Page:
The year is 2009. It is the best of times, it is the worst of times. It is a time of technological enlightenment, it is a time of nuclear warfare, it is the time of political winds of change in the west, it is a time of diseased regime in the east, it is a time of social awareness, it is a time of environmental meltdown, we are at the height of organized religion's reach, we are at the depth of sin, the global village is more accessible than ever, alienation is at an all-time high. My point is, much like Dickens' was, that we are either on the brink of enlightenment or on the eve of destruction.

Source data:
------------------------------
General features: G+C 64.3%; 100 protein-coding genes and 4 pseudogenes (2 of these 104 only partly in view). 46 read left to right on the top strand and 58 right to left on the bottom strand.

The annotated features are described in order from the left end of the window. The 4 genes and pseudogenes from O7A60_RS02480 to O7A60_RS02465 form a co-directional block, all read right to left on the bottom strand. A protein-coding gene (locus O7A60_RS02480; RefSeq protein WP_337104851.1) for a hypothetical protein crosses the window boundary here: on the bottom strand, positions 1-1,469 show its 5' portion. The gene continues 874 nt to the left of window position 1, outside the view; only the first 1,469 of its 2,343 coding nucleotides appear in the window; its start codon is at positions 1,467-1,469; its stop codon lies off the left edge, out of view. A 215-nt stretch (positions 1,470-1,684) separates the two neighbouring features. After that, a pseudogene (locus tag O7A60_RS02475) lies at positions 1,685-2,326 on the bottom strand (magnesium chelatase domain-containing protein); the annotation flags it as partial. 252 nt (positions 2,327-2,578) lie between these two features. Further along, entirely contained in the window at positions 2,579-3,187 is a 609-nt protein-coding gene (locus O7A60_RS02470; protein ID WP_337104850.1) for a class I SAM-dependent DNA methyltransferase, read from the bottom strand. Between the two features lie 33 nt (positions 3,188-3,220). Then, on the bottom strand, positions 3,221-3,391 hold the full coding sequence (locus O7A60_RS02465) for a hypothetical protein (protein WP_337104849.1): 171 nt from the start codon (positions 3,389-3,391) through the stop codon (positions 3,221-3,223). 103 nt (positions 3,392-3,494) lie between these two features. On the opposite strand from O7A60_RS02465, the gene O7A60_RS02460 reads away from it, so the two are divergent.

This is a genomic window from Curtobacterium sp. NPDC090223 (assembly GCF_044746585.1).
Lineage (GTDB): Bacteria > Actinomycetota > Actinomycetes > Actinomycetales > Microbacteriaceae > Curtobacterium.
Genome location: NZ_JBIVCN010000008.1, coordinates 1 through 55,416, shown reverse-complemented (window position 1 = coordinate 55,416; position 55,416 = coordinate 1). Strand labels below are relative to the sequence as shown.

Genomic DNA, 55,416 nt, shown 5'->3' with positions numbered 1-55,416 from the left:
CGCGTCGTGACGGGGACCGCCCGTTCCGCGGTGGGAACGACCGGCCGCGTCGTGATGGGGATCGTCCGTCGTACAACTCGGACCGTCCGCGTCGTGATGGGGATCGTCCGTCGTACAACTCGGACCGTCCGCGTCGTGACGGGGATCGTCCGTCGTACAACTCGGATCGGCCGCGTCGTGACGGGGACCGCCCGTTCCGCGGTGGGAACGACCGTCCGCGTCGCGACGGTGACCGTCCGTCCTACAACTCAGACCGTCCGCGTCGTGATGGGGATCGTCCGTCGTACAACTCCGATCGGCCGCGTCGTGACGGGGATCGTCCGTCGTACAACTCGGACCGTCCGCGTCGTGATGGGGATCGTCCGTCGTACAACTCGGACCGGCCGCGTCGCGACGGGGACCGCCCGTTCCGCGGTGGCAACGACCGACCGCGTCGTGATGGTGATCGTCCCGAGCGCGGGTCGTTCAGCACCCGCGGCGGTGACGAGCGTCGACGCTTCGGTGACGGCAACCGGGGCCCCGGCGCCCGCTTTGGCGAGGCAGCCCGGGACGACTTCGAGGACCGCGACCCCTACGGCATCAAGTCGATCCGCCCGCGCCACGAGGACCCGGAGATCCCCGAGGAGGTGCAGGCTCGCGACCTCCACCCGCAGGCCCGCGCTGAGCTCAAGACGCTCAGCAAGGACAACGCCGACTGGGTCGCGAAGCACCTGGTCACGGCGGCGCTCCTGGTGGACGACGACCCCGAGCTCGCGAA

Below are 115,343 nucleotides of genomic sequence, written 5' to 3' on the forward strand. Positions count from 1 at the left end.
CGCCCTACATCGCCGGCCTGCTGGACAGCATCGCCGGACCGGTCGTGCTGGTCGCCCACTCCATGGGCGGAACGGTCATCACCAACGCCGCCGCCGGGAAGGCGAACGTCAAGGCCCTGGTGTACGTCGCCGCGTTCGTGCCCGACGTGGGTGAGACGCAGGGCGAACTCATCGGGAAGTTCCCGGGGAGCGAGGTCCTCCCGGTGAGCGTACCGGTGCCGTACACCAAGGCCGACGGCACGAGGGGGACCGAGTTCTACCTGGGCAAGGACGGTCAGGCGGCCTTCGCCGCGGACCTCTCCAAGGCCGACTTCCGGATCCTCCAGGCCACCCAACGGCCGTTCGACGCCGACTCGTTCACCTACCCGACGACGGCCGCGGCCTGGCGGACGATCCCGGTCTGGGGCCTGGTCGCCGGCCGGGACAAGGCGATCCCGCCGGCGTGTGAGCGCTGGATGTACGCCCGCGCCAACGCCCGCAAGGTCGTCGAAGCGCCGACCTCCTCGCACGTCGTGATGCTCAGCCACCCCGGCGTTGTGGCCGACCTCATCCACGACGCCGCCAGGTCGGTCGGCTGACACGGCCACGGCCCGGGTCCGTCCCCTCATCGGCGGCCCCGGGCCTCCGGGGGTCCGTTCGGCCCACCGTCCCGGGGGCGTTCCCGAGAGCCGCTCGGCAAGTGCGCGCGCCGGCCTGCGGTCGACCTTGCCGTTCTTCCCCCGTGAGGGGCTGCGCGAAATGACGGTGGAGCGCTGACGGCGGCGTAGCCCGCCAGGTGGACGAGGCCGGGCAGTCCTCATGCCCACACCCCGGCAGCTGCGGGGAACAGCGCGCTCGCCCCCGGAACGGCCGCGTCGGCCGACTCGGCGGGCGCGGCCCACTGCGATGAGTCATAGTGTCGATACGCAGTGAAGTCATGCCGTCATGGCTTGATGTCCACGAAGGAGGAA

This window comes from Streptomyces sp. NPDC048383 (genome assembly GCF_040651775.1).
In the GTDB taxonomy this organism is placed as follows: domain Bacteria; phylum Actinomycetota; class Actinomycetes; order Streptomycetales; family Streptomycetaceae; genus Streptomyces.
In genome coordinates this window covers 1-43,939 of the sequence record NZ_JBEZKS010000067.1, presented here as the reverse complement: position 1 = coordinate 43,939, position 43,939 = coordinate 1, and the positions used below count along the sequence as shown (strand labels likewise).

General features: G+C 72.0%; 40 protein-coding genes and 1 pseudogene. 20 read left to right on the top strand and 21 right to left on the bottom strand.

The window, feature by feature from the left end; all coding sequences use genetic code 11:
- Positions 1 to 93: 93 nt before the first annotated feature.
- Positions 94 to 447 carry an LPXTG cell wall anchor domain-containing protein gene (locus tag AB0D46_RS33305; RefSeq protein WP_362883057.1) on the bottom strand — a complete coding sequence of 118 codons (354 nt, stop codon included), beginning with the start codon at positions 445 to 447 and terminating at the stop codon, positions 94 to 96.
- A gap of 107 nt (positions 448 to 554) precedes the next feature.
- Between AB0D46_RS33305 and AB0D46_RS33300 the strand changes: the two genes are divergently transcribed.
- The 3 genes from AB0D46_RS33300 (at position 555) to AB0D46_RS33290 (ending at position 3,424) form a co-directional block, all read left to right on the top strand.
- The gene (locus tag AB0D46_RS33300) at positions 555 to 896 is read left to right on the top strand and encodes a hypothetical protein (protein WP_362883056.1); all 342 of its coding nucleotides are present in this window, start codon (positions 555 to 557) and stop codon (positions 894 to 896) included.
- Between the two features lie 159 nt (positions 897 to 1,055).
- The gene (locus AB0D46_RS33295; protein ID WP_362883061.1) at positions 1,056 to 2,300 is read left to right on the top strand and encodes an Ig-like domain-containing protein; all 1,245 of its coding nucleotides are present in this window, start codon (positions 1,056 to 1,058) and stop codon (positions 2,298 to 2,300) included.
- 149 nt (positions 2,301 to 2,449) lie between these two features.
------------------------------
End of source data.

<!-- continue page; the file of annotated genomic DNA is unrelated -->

For every new set of hands that clenches together in prayer another set clenches the warm mag of a machine gun. The popularity and practice of arts is rising as is the popularity and abuse of drugs. The amount of people that believe in war equal those who believe in peace, but very few people, as compared to the past, stand in the middle. We are opening laboratories and creating life and we are opening fire in high schools and taking it - neither of which occurred fifty years ago. It almost seems as if somehow we manage to save ourselves from the crumbling ecosystem around us, we might actually live to see our technological progress usher in a season of hope. The world is so very fucked up and most of it's residents; working and playing and playing and working are in such splendid, self-induced ignorance. Will we still be working and playing and playing and working when the bombs come crashing down? Or when the sky begins to rain fire as it has at least once in the long and winding path of natural history? Will our oxygen one day refuse to come to work and leave us clutching our throats for air. Or will all our diligent working and playing and playing and working create such a dervish that we'll twirl ourselves out of harms way? Could that very same dervish not cause us to spin ourselves into an irreparable downward spiral faster and more vehement that ever before? Will you, or have you ever, taken the time to consider while you are working and playing and playing and working whether you are part of the problem or part of the solution? Where is the line between the two?